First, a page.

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Hosted by: Scott LaMar



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Radio Smart Talk: Tanning bed ban for teens; Thon documentary

Written by Scott LaMar, Smart Talk Host/Executive Producer | Sep 26, 2012 2:28 PM

Radio Smart Talk for Thursday, September 27:

tanning woman.jpgThe American Cancer Society says research shows people who use tanning beds are much more likely to develop melanoma, the deadliest form of skin cancer, than those who never did.  The Cancer Society also quoted findings from an International Agency for Cancer Research study that said the chance of developing skin cancer increases by 75% among those who frequented tanning beds before the age of 30.

With those statistics in mind, Republican State Representative RoseMarie Swanger of Lebanon County has proposed legislation that would ban anyone under the age of 18 from using an indoor, commercial tanning bed.

As part of witf's Emmy Award and Edward R. Murrow Award winning Facing Cancer Together Initiative, Rep. Swanger and Penn State Hershey Medical Center Dr. Gavin Robertson, who has studied melanoma extensively, will appear on Thursday's Radio Smart Talk.

Also, Jeff Hughes, the Executive Producer of the new documentary, Why We Dance: The Story of THON (Thursday 9 p.m. witf-TV) will discuss the film on Thursday's Radio Smart Talk. 

Listen to the program:

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Comments: 6

  • Radio Smart Talk img 2012-09-27 08:21

    E-mail from Adriana:

    "What can you do now if you used to use tanning beds in your early 20s and want to protect your skin from further damage to prevent skin cancer?"

  • Radio Smart Talk img 2012-09-27 08:28

    E-mail from Manuel:

    "Those of us who are Gaelic/Celtic are well known as fair skinned and burn very easily, are there any studies or statistics about racial makeup as a contributing factor in skin cancer numbers?"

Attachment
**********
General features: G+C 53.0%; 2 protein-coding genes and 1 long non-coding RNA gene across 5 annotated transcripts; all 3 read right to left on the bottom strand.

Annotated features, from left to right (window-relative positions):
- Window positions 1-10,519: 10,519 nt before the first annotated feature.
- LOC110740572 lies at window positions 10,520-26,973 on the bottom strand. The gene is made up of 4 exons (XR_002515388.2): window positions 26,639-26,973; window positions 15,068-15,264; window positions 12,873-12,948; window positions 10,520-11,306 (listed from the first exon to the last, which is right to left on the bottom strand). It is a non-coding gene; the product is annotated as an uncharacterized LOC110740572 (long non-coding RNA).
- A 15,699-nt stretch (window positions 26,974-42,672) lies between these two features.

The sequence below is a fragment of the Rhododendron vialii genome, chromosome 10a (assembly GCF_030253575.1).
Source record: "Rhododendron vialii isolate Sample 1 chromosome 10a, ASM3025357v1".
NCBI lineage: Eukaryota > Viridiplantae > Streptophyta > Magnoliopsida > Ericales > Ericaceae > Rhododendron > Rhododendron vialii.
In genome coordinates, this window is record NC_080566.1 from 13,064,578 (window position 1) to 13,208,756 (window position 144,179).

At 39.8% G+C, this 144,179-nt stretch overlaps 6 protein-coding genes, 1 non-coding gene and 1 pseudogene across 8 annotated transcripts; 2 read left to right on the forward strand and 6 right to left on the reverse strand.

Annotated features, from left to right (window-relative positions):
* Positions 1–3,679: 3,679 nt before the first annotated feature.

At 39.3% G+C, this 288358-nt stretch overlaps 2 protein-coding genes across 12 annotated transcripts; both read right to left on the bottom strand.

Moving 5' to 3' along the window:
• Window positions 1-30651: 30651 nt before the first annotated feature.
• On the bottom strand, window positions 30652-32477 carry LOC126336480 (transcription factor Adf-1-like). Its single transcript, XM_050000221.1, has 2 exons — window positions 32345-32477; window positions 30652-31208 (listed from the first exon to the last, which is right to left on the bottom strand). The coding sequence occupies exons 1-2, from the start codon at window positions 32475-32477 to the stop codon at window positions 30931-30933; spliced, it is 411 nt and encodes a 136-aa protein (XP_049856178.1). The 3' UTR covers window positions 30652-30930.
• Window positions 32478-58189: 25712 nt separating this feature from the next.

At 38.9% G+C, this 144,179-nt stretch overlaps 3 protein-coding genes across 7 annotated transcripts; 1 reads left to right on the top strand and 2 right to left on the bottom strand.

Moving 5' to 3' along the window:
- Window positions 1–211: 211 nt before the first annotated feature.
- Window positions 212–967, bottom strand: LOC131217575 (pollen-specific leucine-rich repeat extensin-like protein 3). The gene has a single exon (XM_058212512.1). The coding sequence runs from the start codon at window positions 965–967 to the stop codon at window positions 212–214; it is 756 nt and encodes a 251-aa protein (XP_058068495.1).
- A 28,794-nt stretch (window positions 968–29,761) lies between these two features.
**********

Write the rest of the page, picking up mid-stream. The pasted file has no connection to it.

• Radio Smart Talk img 2012-09-27 08:35

    E-mail from Jody:

    "Why don't we ban irresponsible people from having kids? It makes just as much sense as making laws to ban every possible scenario for people to be irresponsible."

  • parkerdereck img 2012-09-27 08:45

    In response to Manuel's email: Yes, in fact the study that this piece cites is a perfect example of the role of genetics in the development of skin cancer. When you break down the break down the different studies included in the metanalysis used to find the "75% increase" statistic, you'll find some interesting information. When you remove skin type 1s (fair skinned individuals who cannot tan and are not allowed to tan in professional salons) from the equation, there is actually no statistically significant increase. Here is a link to an analysis of the study: http://www.landesbioscience.com/journals/dermatoendocrinology/article/11461/

    Another interesting note when looking at that 75% statistic is that, even if it were a valid, overarching finding, this number actually translates to an increased risk of 1 in 1000. Of course it will never be presented that way because it doesn't sound nearly as scary as a 75% increase. See this article for more.
    http://healthjournalism.org/blog/2010/05/tanning-beds-what-do-the-numbers-really-mean/

    It's important for people to be more inquisitive, look further into the research and not accept things as they are presented. If you don't want to tan, or don't want your children to tan, that's fine, but please keep an open mind and consider both sides of the story. In my humble opinion, even if your risk of melanoma is raised .1% (as the cited research shows) the benefits from the vitamin D you get far outweigh the risks.

  • Radio Smart Talk img 2012-09-27 08:46

    E-mail from Jody:

    "I can't believe your guest thinks poverty doesn't kill people."

  • Edward Dellinger img 2012-09-27 19:11

    Smart Talk
    From my experiences, not to take any thunder from your guest, it take more than one element to cause cancer of the skin. Sub, it has been my experience, alone will not cause cancer, lest you fry yourself. Had a case of melanoma from two things. one almost simultaneous use of tanning bed and the point of contact, a irritation at the same point from a chair, which the two changed the DNA. But common usge of the tanning bed did not cause any other part of the body to change DNA.
    Edward Dellinger

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